You're considering the falling speed after 1 second... But if you'd have considered it after 2 sec, the result would be 192.47m joules... So, for 1 sec, it would be 192.4/2 = 96.2m joules... And 96.2 not equal to 48.1...

Your method only says how much energy is needed to stop the falling motion after a given time of fall.

But the answer is in Watts, a watt is energy per second, so acceleration is also per second... That bit of the calc is correct.

What is incorrect is that the object (the quad) is not actually accelerating. Gravitational acceleration multiplied by mass gives a downward force, otherwise known as weight. The heli only needs to produce an opposing force equal to weight to hover.
Force does not require any work to be done. Think of the quad resting on a table. The legs of the table are producing an upward force equal to the weight of the quad (plus the table top) yet the legs of the table don't need to expend any energy operate. The reason the table doesn't do any work when it supports the quad is because: work = force x distance moved. As the object doesn't move no work is done.

Fundamentally a hovering object is similar, it does not according to the most basic 'work = force x distance' formula require any energy to stay airborne. The only reason hovering does in reality expend energy is because you move air, so the movement of the air requires work to be done.

The amount of work this needs is very complex but is related to how big the props are. With bigger props the work needed to hover is less which explains why helicopters have huge 'props'.

As an illustration of what wrong with the formula in post #2 take a human power helicopter.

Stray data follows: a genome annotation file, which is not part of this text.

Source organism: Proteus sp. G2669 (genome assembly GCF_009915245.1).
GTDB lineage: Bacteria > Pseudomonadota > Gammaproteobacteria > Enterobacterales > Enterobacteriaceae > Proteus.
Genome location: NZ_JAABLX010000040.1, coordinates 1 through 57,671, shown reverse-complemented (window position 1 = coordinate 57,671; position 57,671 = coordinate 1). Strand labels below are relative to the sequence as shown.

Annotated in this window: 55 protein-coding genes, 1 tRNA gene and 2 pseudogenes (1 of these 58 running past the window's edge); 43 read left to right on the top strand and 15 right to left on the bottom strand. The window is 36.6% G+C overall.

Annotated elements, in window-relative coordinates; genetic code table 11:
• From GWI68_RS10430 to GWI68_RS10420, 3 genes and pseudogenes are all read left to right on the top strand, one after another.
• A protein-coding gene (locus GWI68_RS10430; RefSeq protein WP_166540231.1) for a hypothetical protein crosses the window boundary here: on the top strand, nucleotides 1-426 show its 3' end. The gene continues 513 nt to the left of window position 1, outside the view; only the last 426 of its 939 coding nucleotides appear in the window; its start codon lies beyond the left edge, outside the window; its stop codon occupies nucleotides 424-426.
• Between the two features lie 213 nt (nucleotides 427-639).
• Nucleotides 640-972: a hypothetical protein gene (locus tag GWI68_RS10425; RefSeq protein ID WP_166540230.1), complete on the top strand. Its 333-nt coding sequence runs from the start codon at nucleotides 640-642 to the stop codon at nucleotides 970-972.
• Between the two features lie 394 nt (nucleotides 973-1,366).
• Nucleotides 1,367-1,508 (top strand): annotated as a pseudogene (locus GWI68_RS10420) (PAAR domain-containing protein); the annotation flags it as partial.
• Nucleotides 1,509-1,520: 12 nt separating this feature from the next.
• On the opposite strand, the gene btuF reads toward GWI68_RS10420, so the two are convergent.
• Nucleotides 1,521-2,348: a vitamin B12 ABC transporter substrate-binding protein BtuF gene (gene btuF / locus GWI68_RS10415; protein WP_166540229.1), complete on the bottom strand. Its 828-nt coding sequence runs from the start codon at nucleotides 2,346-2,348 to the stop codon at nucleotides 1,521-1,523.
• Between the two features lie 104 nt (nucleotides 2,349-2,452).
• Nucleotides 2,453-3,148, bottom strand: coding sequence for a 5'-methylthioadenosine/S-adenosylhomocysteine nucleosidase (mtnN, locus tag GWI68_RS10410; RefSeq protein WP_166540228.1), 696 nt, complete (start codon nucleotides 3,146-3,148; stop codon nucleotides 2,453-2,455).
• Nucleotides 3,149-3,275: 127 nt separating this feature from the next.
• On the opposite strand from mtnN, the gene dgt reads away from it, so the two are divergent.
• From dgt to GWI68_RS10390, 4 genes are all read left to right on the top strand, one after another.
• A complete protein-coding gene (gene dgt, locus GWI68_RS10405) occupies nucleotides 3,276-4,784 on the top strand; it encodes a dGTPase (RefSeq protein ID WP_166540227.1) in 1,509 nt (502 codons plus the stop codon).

Post #2 says that to hover a 1Kg multirotor with perfect 100% efficiency in the power chain would burn 48.1 Watts

So if we look at a human power helicopter we can find that that with 'pilot' it weighs in at 128Kg. So if post #2 was correct to fly (even with 100% efficiency) the human power heli would need : 128Kg x 48.1W = 6157 Watts. Allowing for less than perfect efficiency that will be over closer to 10,000 Watts

Even the fittest and most powerful cyclist can only sustain around 500W... yet the human power heli can fly!... The formula is fundamentally wrong!

I agree with everything jetplaneFlyer. But i don't think there's anything wrong with what i said...

The fact is that the result of the formula will vary when brought back to 1 second depending on how long the fall last. My point was that the guy who wrote that did it because he mingled "number one" and "unit of measurement", not because the speed is a unit of distance per time.

edit : got it... I said "Your method only says how much energy is needed to stop the falling motion after a given time of fall." I'm not sure it make any sense. My bad.